During the first week of April a little over three years ago, my wife talked me into visiting the touring reproduction of the Vietnam War Memorial: The "Wall". She, herself, had already visited the real monument in Washington, DC, but she knew that — despite the fact that I had served two and a half years in Vietnam — I had not; so she thought that it might be nice for us to finally visit the touring “Wall” display together. I agreed to make the trip, but under protest: I have to admit that I have always had mixed feelings about “war” memorials. Unlike a military cemetery or the site of a former battlefield — I still get a lump in my throat when I see pictures of Arlington or of one of the American cemeteries at Normandy or Lorraine, in France — most of these types of monuments have always struck me as being more like “guilty” afterthoughts than anything else. Too often the statues or marble structures that are erected, usually long after the events that they commemorate, actually seem to say more about their well-intentioned builders than they do about those being memorialized. Nonetheless, because I still value my wife’s good opinion of me, I finally agreed to make the trip; so, on a sunny, windy Saturday morning in 2009, the two of us drove all the way out to Buckeye, Arizona, to pay a visit to the touring facsimile of the “Wall”.

U.S. WWII Cemetery, Normandy, France.
I don’t know what I expected. But I can honestly say that no sudden, intense wave of emotion washed over me when I saw the reproduction of the monument. Nor do I think that my reaction would have been any different, had I been looking upon the real thing for the first time. I had served in Vietnam from February 1966 to August of 1968, so over four decades separated the “old man” in Buckeye from the young soldier that had gone to Southeast Asia so many years before. Also, I was never a grunt. I spent most of my time in Vietnam either helping to intercept and analyze, or, alternatively, to process intelligence gathered from enemy communications. In the course of my time in the Republic of Vietnam, my various jobs took me all over that war-ravaged country, but only rarely did I have to carry a loaded weapon or do any hard slogging. In short, all things considered, I had it pretty good. Of course, that was then, and this is now. The first truly disconcerting fact that I discovered as I walked along the "Vietnam Wall" that day was that the young soldier of my dim past — in spite of a cloud of memories from my war years — could almost have been someone else. But, unexpected as that sensation was, it really wasn’t the most disturbing thing about my visit to Buckeye that day.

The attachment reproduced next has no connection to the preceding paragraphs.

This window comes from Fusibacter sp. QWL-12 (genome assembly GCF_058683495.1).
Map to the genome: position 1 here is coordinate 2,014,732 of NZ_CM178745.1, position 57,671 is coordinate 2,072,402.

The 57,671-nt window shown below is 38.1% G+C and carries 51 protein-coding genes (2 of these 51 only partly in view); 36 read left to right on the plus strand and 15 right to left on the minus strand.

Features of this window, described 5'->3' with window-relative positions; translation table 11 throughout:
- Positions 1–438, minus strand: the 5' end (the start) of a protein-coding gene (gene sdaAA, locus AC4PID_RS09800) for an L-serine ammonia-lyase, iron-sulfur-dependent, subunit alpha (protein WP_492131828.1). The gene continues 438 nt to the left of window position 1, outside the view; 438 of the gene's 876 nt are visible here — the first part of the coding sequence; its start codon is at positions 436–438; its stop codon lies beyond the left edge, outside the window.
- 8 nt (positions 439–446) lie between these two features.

Arlington National Cemetery
As I walked along with my wife of over thirty years beside me, I found myself scanning the “Wall.” Finally, when I reached the area of the monument that covered the period of my own service — for those who have not seen it, the names on the Wall are organized by date — I was stunned to discover that my mind had gone almost completely blank. In spite of having spent some thirty months in Southeast Asia, I suddenly discovered that, somewhere in the course of the march of the intervening years, I had forgotten many, if not most, of my old comrades’ names. In a lot of cases, if I could remember a name, I couldn’t match it with a face, or vice versa. This effect was particularly pronounced when it came to the soldiers and marines that I had served with in I Corps (Quang Tri Province) near the DMZ, during my first year in Vietnam. But it spilled over into other situations and locations, as well.

U.S. WWII Cemetery, Lorraine, Normandy, France.